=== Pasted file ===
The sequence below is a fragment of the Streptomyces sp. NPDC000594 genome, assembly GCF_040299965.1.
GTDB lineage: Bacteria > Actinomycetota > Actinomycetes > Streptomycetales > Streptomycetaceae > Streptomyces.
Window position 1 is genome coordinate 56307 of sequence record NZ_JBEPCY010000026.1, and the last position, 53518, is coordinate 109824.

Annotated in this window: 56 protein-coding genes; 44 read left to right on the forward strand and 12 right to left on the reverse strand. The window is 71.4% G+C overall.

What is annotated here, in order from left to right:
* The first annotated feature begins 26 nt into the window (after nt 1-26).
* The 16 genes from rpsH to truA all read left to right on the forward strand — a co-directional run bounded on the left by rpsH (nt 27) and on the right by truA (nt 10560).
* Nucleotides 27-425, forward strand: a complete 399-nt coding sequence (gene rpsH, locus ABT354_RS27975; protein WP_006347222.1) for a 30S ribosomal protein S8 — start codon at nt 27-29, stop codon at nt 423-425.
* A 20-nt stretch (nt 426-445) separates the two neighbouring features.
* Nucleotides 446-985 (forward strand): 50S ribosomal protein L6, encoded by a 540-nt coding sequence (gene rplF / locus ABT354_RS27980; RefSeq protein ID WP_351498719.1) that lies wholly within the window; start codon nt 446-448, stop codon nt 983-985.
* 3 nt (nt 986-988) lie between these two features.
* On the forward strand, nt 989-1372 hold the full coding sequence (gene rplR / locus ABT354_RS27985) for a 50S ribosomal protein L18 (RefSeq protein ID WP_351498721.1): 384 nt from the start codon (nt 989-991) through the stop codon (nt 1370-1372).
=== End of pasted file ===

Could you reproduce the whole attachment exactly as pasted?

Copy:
The sequence below is a fragment of the Streptomyces sp. NPDC000594 genome, assembly GCF_040299965.1.
GTDB lineage: Bacteria > Actinomycetota > Actinomycetes > Streptomycetales > Streptomycetaceae > Streptomyces.
Window position 1 is genome coordinate 56307 of sequence record NZ_JBEPCY010000026.1, and the last position, 53518, is coordinate 109824.

Annotated in this window: 56 protein-coding genes; 44 read left to right on the forward strand and 12 right to left on the reverse strand. The window is 71.4% G+C overall.

What is annotated here, in order from left to right:
* The first annotated feature begins 26 nt into the window (after nt 1-26).
* The 16 genes from rpsH to truA all read left to right on the forward strand — a co-directional run bounded on the left by rpsH (nt 27) and on the right by truA (nt 10560).
* Nucleotides 27-425, forward strand: a complete 399-nt coding sequence (gene rpsH, locus ABT354_RS27975; protein WP_006347222.1) for a 30S ribosomal protein S8 — start codon at nt 27-29, stop codon at nt 423-425.
* A 20-nt stretch (nt 426-445) separates the two neighbouring features.
* Nucleotides 446-985 (forward strand): 50S ribosomal protein L6, encoded by a 540-nt coding sequence (gene rplF / locus ABT354_RS27980; RefSeq protein ID WP_351498719.1) that lies wholly within the window; start codon nt 446-448, stop codon nt 983-985.
* 3 nt (nt 986-988) lie between these two features.
* On the forward strand, nt 989-1372 hold the full coding sequence (gene rplR / locus ABT354_RS27985) for a 50S ribosomal protein L18 (RefSeq protein ID WP_351498721.1): 384 nt from the start codon (nt 989-991) through the stop codon (nt 1370-1372).